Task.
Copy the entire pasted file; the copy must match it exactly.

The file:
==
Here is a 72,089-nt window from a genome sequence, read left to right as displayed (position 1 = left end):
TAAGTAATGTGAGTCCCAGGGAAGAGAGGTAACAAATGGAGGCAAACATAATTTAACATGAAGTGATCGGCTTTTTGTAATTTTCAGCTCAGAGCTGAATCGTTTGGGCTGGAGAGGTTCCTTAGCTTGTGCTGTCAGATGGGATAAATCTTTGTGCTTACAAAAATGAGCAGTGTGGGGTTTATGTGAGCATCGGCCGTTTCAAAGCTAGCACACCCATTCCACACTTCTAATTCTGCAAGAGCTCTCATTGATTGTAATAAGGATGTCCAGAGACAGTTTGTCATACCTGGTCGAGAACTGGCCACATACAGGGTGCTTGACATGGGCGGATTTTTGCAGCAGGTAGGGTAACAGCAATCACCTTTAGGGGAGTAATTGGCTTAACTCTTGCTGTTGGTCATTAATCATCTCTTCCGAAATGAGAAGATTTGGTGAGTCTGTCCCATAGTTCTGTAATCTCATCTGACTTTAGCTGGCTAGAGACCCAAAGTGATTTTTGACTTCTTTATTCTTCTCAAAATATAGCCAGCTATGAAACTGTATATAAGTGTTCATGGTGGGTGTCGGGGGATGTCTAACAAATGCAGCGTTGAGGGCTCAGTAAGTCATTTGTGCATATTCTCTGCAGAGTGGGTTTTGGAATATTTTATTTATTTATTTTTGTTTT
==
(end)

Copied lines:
Here is a 72,089-nt window from a genome sequence, read left to right as displayed (position 1 = left end):
TAAGTAATGTGAGTCCCAGGGAAGAGAGGTAACAAATGGAGGCAAACATAATTTAACATGAAGTGATCGGCTTTTTGTAATTTTCAGCTCAGAGCTGAATCGTTTGGGCTGGAGAGGTTCCTTAGCTTGTGCTGTCAGATGGGATAAATCTTTGTGCTTACAAAAATGAGCAGTGTGGGGTTTATGTGAGCATCGGCCGTTTCAAAGCTAGCACACCCATTCCACACTTCTAATTCTGCAAGAGCTCTCATTGATTGTAATAAGGATGTCCAGAGACAGTTTGTCATACCTGGTCGAGAACTGGCCACATACAGGGTGCTTGACATGGGCGGATTTTTGCAGCAGGTAGGGTAACAGCAATCACCTTTAGGGGAGTAATTGGCTTAACTCTTGCTGTTGGTCATTAATCATCTCTTCCGAAATGAGAAGATTTGGTGAGTCTGTCCCATAGTTCTGTAATCTCATCTGACTTTAGCTGGCTAGAGACCCAAAGTGATTTTTGACTTCTTTATTCTTCTCAAAATATAGCCAGCTATGAAACTGTATATAAGTGTTCATGGTGGGTGTCGGGGGATGTCTAACAAATGCAGCGTTGAGGGCTCAGTAAGTCATTTGTGCATATTCTCTGCAGAGTGGGTTTTGGAATATTTTATTTATTTATTTTTGTTTT